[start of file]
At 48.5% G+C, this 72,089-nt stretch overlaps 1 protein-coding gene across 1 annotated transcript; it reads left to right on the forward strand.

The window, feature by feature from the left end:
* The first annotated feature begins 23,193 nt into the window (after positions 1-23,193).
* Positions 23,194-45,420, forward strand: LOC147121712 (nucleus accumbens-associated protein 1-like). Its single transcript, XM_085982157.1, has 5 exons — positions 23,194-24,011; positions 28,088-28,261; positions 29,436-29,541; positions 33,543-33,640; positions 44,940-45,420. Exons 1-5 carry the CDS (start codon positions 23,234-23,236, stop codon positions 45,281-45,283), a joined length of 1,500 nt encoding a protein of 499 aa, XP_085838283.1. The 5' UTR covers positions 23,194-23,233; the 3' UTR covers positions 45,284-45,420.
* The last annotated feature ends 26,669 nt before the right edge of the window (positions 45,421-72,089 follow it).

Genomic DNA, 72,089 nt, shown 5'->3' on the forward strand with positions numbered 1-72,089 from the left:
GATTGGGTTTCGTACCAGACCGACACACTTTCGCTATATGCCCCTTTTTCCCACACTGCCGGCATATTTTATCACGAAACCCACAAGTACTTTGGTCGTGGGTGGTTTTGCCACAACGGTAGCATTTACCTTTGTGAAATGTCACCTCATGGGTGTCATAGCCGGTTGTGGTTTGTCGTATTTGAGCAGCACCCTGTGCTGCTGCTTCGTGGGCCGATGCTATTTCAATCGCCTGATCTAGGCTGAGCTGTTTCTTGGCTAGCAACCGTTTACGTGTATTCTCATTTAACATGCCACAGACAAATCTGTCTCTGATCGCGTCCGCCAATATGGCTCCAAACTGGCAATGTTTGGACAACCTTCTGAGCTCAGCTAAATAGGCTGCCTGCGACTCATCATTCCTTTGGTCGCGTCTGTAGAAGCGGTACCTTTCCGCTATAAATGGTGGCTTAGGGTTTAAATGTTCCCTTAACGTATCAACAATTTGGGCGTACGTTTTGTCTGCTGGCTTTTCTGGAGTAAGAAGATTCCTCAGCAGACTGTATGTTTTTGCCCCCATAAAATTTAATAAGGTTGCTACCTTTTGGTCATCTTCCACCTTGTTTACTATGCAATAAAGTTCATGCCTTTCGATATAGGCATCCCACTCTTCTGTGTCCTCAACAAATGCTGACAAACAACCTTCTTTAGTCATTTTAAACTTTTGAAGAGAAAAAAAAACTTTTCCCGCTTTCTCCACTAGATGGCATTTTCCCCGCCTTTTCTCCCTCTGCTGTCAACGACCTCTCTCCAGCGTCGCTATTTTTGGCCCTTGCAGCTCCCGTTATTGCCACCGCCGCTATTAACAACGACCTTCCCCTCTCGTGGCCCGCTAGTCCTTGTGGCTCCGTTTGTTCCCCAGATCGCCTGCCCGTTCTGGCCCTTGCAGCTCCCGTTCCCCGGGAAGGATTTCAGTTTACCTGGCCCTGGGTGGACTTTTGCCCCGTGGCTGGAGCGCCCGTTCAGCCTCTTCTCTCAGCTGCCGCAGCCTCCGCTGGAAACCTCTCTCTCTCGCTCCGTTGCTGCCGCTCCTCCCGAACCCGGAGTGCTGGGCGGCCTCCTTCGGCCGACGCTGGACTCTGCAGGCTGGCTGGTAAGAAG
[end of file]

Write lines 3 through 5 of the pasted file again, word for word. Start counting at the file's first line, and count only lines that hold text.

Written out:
* The first annotated feature begins 23,193 nt into the window (after positions 1-23,193).
* Positions 23,194-45,420, forward strand: LOC147121712 (nucleus accumbens-associated protein 1-like). Its single transcript, XM_085982157.1, has 5 exons — positions 23,194-24,011; positions 28,088-28,261; positions 29,436-29,541; positions 33,543-33,640; positions 44,940-45,420. Exons 1-5 carry the CDS (start codon positions 23,234-23,236, stop codon positions 45,281-45,283), a joined length of 1,500 nt encoding a protein of 499 aa, XP_085838283.1. The 5' UTR covers positions 23,194-23,233; the 3' UTR covers positions 45,284-45,420.
* The last annotated feature ends 26,669 nt before the right edge of the window (positions 45,421-72,089 follow it).